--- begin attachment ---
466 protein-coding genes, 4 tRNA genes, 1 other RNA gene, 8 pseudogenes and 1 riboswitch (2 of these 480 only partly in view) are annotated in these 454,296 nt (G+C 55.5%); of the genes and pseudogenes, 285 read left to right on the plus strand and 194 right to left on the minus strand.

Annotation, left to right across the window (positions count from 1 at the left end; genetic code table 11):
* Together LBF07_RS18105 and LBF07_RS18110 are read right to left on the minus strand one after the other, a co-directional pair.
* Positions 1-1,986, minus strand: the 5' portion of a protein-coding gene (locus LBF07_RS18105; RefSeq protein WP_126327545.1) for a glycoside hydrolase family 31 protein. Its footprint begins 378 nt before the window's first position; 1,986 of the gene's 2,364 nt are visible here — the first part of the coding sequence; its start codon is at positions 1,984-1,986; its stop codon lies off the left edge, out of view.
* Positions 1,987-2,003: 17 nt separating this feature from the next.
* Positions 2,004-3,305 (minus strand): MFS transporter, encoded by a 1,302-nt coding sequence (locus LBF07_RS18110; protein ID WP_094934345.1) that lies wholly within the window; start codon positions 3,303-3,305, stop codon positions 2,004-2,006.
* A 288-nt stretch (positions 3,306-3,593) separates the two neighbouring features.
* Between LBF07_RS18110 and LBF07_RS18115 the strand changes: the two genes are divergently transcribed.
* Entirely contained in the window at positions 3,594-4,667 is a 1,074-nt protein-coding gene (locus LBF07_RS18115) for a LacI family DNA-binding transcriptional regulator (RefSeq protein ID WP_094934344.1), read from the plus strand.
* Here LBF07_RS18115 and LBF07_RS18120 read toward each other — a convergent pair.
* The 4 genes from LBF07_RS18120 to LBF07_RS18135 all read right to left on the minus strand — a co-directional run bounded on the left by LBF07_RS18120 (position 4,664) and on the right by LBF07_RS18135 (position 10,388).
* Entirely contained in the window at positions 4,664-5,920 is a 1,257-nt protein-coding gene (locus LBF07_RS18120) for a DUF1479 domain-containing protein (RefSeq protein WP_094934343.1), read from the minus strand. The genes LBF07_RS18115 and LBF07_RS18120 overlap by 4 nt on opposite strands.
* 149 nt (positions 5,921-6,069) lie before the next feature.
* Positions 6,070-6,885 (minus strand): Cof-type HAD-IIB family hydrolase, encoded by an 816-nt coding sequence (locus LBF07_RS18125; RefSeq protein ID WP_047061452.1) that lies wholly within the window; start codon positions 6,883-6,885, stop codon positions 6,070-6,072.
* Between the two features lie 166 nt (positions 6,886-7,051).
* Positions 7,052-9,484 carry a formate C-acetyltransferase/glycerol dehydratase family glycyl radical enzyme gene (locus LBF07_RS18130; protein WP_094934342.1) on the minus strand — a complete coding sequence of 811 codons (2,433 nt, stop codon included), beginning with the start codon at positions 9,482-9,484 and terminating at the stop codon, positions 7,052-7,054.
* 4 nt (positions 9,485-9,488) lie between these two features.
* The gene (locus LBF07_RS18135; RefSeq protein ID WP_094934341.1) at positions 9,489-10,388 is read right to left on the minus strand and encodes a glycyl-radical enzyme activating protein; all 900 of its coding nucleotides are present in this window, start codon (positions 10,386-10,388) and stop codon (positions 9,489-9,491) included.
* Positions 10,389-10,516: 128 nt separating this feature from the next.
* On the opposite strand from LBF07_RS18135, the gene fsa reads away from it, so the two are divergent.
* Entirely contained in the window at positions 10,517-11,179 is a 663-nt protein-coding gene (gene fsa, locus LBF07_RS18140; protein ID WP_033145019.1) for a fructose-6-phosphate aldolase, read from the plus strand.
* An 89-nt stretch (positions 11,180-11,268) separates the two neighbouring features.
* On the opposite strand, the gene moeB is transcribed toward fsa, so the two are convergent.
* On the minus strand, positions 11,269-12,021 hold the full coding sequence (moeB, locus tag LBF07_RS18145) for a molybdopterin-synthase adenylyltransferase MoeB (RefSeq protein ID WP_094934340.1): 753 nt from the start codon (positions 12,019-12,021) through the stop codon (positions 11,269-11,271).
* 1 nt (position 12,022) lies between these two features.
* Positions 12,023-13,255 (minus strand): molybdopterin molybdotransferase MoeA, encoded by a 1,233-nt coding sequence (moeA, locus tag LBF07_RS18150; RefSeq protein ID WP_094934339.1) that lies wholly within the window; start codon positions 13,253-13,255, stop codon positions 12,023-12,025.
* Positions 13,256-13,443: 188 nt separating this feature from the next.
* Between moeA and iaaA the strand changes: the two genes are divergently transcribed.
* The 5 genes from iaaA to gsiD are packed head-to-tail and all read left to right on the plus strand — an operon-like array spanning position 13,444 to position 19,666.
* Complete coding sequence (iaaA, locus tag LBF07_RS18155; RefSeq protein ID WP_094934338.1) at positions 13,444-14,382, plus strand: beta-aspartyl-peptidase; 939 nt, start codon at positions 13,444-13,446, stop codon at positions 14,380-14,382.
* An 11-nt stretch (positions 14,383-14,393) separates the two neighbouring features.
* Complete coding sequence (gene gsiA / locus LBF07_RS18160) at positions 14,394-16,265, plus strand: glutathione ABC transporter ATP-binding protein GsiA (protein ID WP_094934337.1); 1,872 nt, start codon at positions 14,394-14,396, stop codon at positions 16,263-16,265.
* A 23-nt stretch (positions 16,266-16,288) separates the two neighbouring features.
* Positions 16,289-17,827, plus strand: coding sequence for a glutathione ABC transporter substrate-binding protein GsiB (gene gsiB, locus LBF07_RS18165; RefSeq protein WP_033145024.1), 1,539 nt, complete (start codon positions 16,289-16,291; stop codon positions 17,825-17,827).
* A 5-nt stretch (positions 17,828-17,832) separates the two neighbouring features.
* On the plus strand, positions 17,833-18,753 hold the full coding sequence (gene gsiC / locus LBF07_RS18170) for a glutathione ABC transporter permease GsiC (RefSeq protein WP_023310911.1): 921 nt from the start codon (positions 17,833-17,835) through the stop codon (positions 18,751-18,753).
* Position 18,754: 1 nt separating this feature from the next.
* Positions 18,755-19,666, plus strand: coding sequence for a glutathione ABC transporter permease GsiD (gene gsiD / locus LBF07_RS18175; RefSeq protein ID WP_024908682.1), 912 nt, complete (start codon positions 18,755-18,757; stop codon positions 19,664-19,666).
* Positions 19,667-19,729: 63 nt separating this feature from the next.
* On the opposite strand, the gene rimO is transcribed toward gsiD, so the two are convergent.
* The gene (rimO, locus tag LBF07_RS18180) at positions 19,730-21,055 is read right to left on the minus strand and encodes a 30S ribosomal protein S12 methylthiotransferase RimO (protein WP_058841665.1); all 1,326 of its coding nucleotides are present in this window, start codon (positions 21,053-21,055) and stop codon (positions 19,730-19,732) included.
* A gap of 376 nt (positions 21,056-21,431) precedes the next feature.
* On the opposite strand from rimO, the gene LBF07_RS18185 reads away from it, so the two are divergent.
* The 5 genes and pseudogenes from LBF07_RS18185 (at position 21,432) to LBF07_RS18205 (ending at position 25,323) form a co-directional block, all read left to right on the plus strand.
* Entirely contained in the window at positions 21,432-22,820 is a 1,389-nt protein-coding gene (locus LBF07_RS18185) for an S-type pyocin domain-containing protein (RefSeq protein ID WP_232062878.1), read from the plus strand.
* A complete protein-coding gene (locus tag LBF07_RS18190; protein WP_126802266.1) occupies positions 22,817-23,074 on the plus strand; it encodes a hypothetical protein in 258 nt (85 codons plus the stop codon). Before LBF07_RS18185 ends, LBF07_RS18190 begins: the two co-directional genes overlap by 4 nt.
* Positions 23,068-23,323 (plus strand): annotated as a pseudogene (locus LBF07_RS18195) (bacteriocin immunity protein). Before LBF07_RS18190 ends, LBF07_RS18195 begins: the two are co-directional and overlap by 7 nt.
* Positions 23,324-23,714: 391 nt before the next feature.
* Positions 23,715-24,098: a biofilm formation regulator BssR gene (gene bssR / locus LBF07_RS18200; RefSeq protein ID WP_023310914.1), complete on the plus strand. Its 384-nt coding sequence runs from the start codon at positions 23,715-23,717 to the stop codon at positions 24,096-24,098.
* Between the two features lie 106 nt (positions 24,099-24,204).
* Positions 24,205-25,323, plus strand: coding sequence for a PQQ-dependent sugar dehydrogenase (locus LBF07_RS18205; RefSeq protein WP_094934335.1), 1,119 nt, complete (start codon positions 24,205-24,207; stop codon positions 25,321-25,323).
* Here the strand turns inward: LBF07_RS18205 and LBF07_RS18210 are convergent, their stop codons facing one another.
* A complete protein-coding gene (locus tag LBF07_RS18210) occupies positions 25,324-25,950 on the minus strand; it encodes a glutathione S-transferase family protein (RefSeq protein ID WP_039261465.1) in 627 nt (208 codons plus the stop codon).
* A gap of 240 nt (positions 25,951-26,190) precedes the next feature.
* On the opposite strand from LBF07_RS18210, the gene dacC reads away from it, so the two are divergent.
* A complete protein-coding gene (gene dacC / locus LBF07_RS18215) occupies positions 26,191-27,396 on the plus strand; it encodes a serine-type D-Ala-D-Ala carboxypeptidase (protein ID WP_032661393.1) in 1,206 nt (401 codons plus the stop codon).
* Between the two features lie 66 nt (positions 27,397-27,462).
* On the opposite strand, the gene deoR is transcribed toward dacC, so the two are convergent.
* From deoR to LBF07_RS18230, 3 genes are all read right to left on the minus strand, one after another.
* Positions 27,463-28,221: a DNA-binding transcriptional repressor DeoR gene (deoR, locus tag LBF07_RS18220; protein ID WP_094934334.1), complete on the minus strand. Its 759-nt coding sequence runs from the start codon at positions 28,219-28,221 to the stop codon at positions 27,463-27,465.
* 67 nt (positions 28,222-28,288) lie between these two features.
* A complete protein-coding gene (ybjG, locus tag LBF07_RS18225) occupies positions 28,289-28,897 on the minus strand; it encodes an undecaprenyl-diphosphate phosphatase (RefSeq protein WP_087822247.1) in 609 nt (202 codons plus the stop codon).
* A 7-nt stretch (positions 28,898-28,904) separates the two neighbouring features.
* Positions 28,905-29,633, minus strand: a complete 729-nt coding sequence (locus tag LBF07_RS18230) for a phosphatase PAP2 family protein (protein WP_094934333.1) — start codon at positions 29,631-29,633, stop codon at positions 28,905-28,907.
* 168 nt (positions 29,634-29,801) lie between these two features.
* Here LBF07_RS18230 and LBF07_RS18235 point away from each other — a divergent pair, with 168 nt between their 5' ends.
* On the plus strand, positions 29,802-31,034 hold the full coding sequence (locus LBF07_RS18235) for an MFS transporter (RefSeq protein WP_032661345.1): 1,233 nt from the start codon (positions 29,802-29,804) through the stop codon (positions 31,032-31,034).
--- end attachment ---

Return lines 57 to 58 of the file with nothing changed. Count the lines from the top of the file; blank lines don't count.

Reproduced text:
* Between the two features lie 66 nt (positions 27,397-27,462).
* On the opposite strand, the gene deoR is transcribed toward dacC, so the two are convergent.